Many of us have seen the transformational power of God in the lives of those whom we love and know. We have seen it when someone comes to faith, when they are saved from their sin by the power of God, when God by his Spirit works in their lives and we have experienced that work in our own lives. When it happens we can look and wonder and marvel at the grace of God. But we all know that it’s not plain sailing. Moses was an example of God’s power at work but it was far from plain sailing.
Chapter four finished with the people of God responding to the word of God, hearing how the was concerned about them and had seen their misery. And what was the result of it? They bowed down and they worshipped (4:31). What a sight this would have been for Moses. I’m sure at this stage he was humbled, as well as encouraged at the power of God at work before him and the response of the people. But the task that lay ahead of Moses was only beginning, now it was to Pharaoh that Moses and Aaron went.
It is clear though from what they say, “Thus says the Lord, the God of Israel, ‘Let my people go”, that they go to Pharaoh not fearful, filled with uncertainty about what would greet them, instead they are men who go with confidence. They believed like never before that now was the time, God was going to work.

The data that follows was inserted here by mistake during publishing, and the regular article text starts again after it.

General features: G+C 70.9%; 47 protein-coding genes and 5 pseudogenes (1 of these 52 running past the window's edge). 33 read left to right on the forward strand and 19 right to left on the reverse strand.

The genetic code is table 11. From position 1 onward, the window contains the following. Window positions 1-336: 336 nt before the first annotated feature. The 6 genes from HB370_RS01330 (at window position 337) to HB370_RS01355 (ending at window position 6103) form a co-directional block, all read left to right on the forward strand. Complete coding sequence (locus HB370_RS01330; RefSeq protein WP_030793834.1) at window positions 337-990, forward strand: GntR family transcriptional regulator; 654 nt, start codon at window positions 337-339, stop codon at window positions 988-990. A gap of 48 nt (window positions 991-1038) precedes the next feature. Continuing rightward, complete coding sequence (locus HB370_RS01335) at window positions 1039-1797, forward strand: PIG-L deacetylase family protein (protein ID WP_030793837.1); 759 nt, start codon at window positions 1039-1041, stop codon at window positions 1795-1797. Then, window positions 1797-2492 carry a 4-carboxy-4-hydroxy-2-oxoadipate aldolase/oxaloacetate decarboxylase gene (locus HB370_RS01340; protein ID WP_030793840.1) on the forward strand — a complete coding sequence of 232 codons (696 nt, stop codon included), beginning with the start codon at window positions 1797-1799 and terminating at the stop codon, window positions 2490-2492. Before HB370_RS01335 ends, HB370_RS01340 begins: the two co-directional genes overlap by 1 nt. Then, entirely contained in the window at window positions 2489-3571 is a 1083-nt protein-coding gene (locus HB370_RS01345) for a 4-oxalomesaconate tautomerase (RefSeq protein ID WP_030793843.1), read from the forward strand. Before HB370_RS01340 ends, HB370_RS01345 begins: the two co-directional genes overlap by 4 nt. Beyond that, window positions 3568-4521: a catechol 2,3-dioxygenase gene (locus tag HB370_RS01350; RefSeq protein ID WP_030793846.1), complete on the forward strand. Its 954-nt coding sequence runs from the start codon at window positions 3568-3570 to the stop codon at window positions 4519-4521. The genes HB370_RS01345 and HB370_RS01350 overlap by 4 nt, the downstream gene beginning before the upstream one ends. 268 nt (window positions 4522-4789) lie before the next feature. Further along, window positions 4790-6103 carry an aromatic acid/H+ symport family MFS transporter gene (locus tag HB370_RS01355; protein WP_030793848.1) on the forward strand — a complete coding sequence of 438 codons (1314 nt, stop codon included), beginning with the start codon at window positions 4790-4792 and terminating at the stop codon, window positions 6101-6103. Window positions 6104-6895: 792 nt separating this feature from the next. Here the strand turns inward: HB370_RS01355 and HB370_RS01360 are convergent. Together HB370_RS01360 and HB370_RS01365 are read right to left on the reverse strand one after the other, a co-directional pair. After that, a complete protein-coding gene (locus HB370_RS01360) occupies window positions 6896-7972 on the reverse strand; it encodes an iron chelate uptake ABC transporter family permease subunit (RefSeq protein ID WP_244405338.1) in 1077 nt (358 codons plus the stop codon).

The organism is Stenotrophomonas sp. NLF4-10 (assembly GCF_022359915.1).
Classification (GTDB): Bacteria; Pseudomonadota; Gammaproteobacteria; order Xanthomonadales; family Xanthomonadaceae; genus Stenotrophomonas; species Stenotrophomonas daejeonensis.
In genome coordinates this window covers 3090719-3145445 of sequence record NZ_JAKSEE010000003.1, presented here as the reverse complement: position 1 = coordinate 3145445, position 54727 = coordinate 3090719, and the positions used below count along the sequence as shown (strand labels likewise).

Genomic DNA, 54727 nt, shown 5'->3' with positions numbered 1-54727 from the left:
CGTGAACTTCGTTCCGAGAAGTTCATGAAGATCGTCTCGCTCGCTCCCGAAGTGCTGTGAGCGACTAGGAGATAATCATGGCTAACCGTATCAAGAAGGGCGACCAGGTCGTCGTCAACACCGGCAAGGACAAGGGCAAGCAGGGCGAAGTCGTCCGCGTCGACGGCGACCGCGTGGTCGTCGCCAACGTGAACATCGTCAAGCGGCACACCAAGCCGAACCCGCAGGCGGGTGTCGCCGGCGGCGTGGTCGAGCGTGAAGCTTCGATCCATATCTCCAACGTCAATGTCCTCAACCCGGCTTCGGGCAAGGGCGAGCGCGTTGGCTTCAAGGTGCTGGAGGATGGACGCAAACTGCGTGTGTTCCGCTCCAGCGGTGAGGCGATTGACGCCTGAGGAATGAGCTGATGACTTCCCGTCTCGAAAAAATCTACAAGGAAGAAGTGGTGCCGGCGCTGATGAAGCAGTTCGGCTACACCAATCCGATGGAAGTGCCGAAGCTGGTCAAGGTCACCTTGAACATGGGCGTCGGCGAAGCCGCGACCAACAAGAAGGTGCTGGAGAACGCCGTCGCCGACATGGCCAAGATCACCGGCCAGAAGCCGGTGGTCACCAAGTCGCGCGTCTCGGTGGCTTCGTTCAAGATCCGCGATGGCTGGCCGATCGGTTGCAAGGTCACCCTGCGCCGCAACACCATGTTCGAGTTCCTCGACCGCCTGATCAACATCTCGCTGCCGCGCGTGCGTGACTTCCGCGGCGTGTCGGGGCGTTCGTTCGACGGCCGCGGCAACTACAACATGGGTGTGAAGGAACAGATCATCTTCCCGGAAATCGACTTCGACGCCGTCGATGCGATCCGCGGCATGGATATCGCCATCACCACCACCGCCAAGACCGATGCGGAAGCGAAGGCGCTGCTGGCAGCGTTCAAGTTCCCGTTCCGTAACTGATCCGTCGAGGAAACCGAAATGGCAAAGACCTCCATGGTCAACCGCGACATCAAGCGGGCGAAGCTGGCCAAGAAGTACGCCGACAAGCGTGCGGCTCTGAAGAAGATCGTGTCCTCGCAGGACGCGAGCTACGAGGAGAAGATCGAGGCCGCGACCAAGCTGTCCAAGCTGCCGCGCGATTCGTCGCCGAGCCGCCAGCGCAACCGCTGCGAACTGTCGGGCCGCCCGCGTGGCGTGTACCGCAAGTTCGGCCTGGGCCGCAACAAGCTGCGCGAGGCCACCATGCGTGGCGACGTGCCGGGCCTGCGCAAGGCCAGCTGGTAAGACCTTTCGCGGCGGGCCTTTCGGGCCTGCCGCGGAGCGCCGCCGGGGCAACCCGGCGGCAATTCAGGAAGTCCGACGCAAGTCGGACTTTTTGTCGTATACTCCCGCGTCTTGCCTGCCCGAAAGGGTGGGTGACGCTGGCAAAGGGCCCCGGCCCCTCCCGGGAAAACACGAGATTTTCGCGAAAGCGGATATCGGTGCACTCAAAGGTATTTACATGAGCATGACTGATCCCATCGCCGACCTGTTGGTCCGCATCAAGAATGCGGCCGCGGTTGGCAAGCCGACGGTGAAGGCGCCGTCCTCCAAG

The Moses of excuses, the who am I Moses, the ineloquent Moses, the Moses who just wanted God to send anyone but him, had been transformed. All of this was by the work of God in his life, he had been called, equipped and sent by God and God had been at work bringing him to pharaoh that day. It was by the transformational power of God that continues from the moment that he believers, to the day he returns or that we die and go to be with him which ever comes first, it is a term that we may not be too familiar with but it’s called sanctification.
Sanctification is the work of God’s free grace, whereby we are renewed in the whole man after the image of God, (Eph. 4:23–24) and are enabled more and more to die unto sin, and live unto righteousness (Rom. 6:4,6, Rom. 8:1).
Sanctification means making a person holy, as God gradually works in us by his grace, by his goodness, wrought in us by his Spirit where we are more and more made into the likeness of God, where we gradually learn to hate sin, cease from sin, love more, practice holiness, it is God’s transformational work in us.